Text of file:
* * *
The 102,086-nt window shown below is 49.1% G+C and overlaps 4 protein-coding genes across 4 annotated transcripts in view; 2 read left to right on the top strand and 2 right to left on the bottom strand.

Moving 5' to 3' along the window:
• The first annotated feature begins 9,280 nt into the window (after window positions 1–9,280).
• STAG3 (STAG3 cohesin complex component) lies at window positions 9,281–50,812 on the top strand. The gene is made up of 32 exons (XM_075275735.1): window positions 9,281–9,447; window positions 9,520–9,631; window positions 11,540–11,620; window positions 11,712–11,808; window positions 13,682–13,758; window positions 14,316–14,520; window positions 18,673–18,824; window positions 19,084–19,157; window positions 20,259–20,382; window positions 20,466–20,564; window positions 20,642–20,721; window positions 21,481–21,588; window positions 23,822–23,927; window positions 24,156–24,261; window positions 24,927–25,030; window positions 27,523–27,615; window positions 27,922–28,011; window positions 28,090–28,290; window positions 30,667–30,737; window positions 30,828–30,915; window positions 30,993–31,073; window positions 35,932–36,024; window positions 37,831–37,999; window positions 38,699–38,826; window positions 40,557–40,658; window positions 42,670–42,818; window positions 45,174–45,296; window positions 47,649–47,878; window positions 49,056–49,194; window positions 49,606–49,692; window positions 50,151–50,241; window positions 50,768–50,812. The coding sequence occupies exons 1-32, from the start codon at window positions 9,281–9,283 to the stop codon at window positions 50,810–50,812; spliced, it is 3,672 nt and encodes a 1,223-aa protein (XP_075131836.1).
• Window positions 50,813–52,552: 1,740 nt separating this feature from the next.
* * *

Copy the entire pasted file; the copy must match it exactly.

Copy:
The 102,086-nt window shown below is 49.1% G+C and overlaps 4 protein-coding genes across 4 annotated transcripts in view; 2 read left to right on the top strand and 2 right to left on the bottom strand.

Moving 5' to 3' along the window:
• The first annotated feature begins 9,280 nt into the window (after window positions 1–9,280).
• STAG3 (STAG3 cohesin complex component) lies at window positions 9,281–50,812 on the top strand. The gene is made up of 32 exons (XM_075275735.1): window positions 9,281–9,447; window positions 9,520–9,631; window positions 11,540–11,620; window positions 11,712–11,808; window positions 13,682–13,758; window positions 14,316–14,520; window positions 18,673–18,824; window positions 19,084–19,157; window positions 20,259–20,382; window positions 20,466–20,564; window positions 20,642–20,721; window positions 21,481–21,588; window positions 23,822–23,927; window positions 24,156–24,261; window positions 24,927–25,030; window positions 27,523–27,615; window positions 27,922–28,011; window positions 28,090–28,290; window positions 30,667–30,737; window positions 30,828–30,915; window positions 30,993–31,073; window positions 35,932–36,024; window positions 37,831–37,999; window positions 38,699–38,826; window positions 40,557–40,658; window positions 42,670–42,818; window positions 45,174–45,296; window positions 47,649–47,878; window positions 49,056–49,194; window positions 49,606–49,692; window positions 50,151–50,241; window positions 50,768–50,812. The coding sequence occupies exons 1-32, from the start codon at window positions 9,281–9,283 to the stop codon at window positions 50,810–50,812; spliced, it is 3,672 nt and encodes a 1,223-aa protein (XP_075131836.1).
• Window positions 50,813–52,552: 1,740 nt separating this feature from the next.